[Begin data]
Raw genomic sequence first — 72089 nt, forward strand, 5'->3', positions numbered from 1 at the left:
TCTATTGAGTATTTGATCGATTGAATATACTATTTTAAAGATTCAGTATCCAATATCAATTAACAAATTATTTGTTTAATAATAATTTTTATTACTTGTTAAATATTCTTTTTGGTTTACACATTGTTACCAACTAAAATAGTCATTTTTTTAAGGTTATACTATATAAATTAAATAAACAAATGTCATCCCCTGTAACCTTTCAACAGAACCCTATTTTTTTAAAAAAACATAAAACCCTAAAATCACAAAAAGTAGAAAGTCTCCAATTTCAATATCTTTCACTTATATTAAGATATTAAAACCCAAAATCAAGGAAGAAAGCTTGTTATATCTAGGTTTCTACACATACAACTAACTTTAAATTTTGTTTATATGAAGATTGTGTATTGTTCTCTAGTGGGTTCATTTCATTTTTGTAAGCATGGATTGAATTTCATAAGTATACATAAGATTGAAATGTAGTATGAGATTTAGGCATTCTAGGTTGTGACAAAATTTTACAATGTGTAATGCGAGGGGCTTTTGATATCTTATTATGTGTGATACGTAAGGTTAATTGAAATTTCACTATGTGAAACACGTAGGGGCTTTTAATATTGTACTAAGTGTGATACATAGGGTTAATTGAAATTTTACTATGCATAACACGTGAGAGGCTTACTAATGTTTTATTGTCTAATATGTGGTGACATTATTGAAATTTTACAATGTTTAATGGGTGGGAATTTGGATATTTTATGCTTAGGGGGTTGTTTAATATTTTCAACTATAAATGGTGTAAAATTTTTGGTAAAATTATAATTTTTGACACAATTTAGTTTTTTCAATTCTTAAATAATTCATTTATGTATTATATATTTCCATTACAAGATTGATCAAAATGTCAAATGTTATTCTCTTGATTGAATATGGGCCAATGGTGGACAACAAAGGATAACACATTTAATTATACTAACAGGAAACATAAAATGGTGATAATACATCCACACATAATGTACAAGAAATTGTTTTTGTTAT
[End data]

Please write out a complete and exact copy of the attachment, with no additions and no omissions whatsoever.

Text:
Raw genomic sequence first — 72089 nt, forward strand, 5'->3', positions numbered from 1 at the left:
TCTATTGAGTATTTGATCGATTGAATATACTATTTTAAAGATTCAGTATCCAATATCAATTAACAAATTATTTGTTTAATAATAATTTTTATTACTTGTTAAATATTCTTTTTGGTTTACACATTGTTACCAACTAAAATAGTCATTTTTTTAAGGTTATACTATATAAATTAAATAAACAAATGTCATCCCCTGTAACCTTTCAACAGAACCCTATTTTTTTAAAAAAACATAAAACCCTAAAATCACAAAAAGTAGAAAGTCTCCAATTTCAATATCTTTCACTTATATTAAGATATTAAAACCCAAAATCAAGGAAGAAAGCTTGTTATATCTAGGTTTCTACACATACAACTAACTTTAAATTTTGTTTATATGAAGATTGTGTATTGTTCTCTAGTGGGTTCATTTCATTTTTGTAAGCATGGATTGAATTTCATAAGTATACATAAGATTGAAATGTAGTATGAGATTTAGGCATTCTAGGTTGTGACAAAATTTTACAATGTGTAATGCGAGGGGCTTTTGATATCTTATTATGTGTGATACGTAAGGTTAATTGAAATTTCACTATGTGAAACACGTAGGGGCTTTTAATATTGTACTAAGTGTGATACATAGGGTTAATTGAAATTTTACTATGCATAACACGTGAGAGGCTTACTAATGTTTTATTGTCTAATATGTGGTGACATTATTGAAATTTTACAATGTTTAATGGGTGGGAATTTGGATATTTTATGCTTAGGGGGTTGTTTAATATTTTCAACTATAAATGGTGTAAAATTTTTGGTAAAATTATAATTTTTGACACAATTTAGTTTTTTCAATTCTTAAATAATTCATTTATGTATTATATATTTCCATTACAAGATTGATCAAAATGTCAAATGTTATTCTCTTGATTGAATATGGGCCAATGGTGGACAACAAAGGATAACACATTTAATTATACTAACAGGAAACATAAAATGGTGATAATACATCCACACATAATGTACAAGAAATTGTTTTTGTTAT